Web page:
Authorities protect spooky Chinese dealer on explosive cyanide scandal

ZIMBABWEAN authorities are facing serious accusations of protecting a dodgy and spooky Chinese businesswoman with a vast network of high-level connections penetrating political, diplomatic, state security services and business circles over an illegal purchase of cyanide to cover up her tracks on charges of externalisation of foreign currency, as well as wildlife poaching activities.


Documents seen by The NewsHawks say police, Environmental Management Authority (Ema) and government officials are protecting Chinese national Li Song (52) who bought and stored about 40 tonnes of cyanide illegally at different places in a bid to use it in court to obstruct the course of justice or defeat the ends of justice by producing it as evidence of a product imported using money she unlawfully sent offshore to China.

Part of the cyanide was given to her friend Wayne Jardine, a Bulawayo-based businessman and professional hunter. It is feared that cyanide was used for poaching of wildlife. Cyanide — a deadly fast-acting chemical — has been used by criminal syndicates to poison Zimbabwe’s wildlife amid poaching and killing of animals for their money-spinning body parts.

Documents show that former Posryn Properties (Pvt) Ltd director Marida Maria Magdalena Van Der Spuy, a South African national, had ordered the illegal storage of cyanide, in criminal contravention of health and safety laws, on behalf of Song.

The cyanide was stored at 105 Plumtree Road, Bualwayo, owned by Posryn Properties.  Documents say it was bought from Curechem Overseas (Pvt) Ltd located on 1 Williams Way, Msasa, Harare and then transported to the Bulawayo branch whose address is 28 Josiah Chinamano Street after it was rejected by Duration Gold/Clarity Group, a mining company where Song initially worked.

Curechem is a leading supplier of chemicals with a head office in Dubai, United Arab Emirates, and offices in sub-Saharan Africa – Zambia, Tanzania, India, Mozambique, Ghana, Ivory Coast, Kenya, South Africa and Zimbabwe.

“This cyanide issue is a big scandal. Song is facing fraud and externalisation of foreign currency charges. She was reported to police by her ex-husband Francesco Marconati who was a co-director with her at Eagle Italian Shoes,” a source close to the issue said.

“The company supplies the Zimbabwe National Army, Zimbabwe Prison Services and Zimbabwe Republic Police, among other state institutions, with leather shoes, helmets and baton sticks. As a result, Li Song has connections with the Office of the President and Cabinet, government ministers and senior officials, state security structures and diplomats. She also has connections in business and that makes her a powerful person, although she operates in the shadows and the underworld. It is rare to even see her photos as she does not want to be photographed by anyone. I doubt that even Marconati has her pictures.”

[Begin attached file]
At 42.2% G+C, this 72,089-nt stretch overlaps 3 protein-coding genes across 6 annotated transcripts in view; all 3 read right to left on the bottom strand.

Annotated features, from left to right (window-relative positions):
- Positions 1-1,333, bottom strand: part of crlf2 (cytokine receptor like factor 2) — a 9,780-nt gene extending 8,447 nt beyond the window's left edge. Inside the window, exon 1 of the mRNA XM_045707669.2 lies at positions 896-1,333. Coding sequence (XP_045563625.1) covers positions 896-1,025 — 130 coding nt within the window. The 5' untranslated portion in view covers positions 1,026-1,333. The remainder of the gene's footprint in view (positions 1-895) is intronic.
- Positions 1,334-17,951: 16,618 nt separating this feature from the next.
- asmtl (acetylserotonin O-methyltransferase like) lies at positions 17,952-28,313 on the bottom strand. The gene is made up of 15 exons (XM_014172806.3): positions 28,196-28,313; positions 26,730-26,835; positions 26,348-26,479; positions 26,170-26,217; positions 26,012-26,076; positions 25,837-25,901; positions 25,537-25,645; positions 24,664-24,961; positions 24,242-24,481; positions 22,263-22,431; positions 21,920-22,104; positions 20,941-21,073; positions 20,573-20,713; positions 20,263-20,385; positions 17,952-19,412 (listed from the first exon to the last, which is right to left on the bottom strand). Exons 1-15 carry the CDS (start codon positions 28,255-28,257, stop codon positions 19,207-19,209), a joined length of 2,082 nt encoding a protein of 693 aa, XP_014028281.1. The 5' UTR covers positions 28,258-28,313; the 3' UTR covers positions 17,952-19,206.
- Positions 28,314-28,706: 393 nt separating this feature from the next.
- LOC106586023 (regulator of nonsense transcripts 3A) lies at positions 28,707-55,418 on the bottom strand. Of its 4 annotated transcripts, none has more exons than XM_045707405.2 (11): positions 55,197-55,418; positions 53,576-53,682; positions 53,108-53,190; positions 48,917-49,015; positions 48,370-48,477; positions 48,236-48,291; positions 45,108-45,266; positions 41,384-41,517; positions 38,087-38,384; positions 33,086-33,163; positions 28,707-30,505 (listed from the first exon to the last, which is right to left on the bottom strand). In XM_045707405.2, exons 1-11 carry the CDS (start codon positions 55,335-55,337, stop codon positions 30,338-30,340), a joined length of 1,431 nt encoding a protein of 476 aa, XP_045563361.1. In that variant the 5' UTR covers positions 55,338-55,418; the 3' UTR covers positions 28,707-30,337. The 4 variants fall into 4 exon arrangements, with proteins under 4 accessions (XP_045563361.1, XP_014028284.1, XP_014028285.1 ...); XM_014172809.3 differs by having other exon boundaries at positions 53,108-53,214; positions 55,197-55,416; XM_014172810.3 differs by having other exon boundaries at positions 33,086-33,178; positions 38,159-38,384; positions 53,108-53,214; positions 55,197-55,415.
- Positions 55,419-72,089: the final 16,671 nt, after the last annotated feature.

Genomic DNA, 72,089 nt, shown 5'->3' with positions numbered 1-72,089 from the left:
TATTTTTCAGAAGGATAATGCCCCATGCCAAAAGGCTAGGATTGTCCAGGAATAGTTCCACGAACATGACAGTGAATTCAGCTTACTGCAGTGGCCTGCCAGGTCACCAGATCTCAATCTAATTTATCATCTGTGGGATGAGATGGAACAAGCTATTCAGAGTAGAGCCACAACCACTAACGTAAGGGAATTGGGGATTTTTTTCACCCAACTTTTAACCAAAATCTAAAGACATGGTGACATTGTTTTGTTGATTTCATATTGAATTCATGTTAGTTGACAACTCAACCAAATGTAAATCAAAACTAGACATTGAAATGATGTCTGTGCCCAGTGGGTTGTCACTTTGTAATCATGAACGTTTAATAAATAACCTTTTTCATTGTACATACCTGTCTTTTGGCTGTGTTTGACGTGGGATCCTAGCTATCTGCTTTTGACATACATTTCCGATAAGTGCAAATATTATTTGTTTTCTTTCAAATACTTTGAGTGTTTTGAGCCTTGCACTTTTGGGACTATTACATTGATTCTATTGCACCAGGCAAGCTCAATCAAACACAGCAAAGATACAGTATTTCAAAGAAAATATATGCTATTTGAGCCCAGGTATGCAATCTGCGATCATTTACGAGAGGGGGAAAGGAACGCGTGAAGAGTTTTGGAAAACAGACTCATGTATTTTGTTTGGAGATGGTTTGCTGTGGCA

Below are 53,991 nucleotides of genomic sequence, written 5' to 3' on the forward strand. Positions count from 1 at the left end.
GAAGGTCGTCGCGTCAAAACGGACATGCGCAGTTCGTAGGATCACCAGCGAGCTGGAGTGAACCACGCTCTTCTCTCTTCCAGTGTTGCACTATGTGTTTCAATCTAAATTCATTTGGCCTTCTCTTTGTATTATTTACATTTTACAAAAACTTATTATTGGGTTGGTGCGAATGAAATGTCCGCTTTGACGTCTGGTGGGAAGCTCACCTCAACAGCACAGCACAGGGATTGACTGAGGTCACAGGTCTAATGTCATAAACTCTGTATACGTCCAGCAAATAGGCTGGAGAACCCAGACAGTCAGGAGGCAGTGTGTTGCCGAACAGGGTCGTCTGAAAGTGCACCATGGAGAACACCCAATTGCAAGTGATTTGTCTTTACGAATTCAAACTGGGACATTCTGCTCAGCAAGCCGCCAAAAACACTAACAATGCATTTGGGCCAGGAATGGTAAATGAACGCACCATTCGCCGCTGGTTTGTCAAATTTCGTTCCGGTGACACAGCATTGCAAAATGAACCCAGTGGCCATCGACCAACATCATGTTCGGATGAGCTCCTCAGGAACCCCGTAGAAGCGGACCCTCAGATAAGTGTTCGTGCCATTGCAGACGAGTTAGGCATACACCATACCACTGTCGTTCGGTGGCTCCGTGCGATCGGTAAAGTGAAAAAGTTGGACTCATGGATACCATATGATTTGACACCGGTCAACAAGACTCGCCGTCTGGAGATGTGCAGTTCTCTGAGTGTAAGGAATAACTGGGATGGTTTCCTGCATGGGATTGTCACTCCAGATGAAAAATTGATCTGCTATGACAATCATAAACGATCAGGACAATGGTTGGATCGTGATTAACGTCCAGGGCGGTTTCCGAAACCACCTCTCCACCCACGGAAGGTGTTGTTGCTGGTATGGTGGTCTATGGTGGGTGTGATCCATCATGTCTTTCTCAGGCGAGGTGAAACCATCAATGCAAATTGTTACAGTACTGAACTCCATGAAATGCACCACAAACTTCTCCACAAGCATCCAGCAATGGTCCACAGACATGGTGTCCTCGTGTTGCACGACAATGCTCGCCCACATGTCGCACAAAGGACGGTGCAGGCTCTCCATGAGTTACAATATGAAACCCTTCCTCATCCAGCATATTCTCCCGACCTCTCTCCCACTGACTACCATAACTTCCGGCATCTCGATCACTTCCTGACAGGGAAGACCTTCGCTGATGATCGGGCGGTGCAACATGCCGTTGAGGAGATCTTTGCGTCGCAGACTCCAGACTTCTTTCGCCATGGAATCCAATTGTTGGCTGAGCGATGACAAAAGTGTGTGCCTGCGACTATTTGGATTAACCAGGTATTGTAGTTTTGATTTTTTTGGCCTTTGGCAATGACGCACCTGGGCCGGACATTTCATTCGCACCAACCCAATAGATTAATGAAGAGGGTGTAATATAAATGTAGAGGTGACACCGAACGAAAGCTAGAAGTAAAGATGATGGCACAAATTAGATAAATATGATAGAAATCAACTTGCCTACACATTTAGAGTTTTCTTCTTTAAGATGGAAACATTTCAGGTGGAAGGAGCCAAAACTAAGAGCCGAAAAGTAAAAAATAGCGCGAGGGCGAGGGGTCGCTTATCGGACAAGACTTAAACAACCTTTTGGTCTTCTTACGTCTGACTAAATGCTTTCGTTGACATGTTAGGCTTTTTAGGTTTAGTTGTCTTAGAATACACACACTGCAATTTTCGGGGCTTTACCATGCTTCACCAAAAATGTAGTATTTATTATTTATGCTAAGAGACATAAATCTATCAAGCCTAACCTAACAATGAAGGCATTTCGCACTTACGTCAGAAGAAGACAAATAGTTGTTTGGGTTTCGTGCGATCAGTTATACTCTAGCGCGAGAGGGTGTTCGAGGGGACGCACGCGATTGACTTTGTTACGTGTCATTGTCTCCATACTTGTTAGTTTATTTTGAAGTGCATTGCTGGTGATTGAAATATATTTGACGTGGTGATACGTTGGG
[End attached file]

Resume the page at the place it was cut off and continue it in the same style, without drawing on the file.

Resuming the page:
After their divorce and fallout as directors in their companies, Marconati filed charges of fraud, perjury and externalisation of forex against Song, triggered by a dispute between the directors in 2020.

In October 2021, Marconati wrote a letter of complaint addressed to Police Commissioner-General Godwin Matanga and copied to the Zimbabwe Anti-Corruption Commission (Zacc), saying police assistant commissioner Jealous Nyabasa and his subordinates were protecting Song.

Even in this cyanide scandal, Nyabasa’s name has cropped up. Investigating officers in Bulawayo and their bosses in Harare, including Nyabasa, are baulking at acting against Song after police reports have been made against her and there are numerous witnesses.

Ema has also been prevaricating. It was pressured to issue a seizure order on the cyanide, but still allowed Song to get away with a slap on the wrist, mild reprimand and a small fine of about US$1 000.

However, Ema is under pressure and scrutiny by some well-connected private investigators who want the environmental agency to act with tough measures.

Song and her colleagues are said to have told complainants that nothing will happen to her. It is said secret manoeuvres are now being made to get the National Prosecuting Authority to drop charges against her as the cyanide scam has been exposed, making it difficult to produce the chemical as evidence of a product imported to justify externalisation of foreign currency.

Investigations have shown that contrary to Song’s claims that she has imported the cyanide for the gold mine she used to run in Bubi in Matabeleland region with her former husband — who has rejected the product when she tried to get the company to store it for her — it was bought in Harare and transported for storage in Bulawayo.

The cyanide would have been used in court as evidence of an imported consignment to prove that she had not externalised funds, but paid for the “imported” chemical cargo offshore.

The cyanide was initially warehoused at Curechem Bulawayo after it was rejected by Duration Gold Limited and Marconati.

However, documents show that Curechem Bulawayo wrote to Song and her team in September last year, saying it was unable to store “more of stocks which DGL (Duration Gold Limited) rejected”.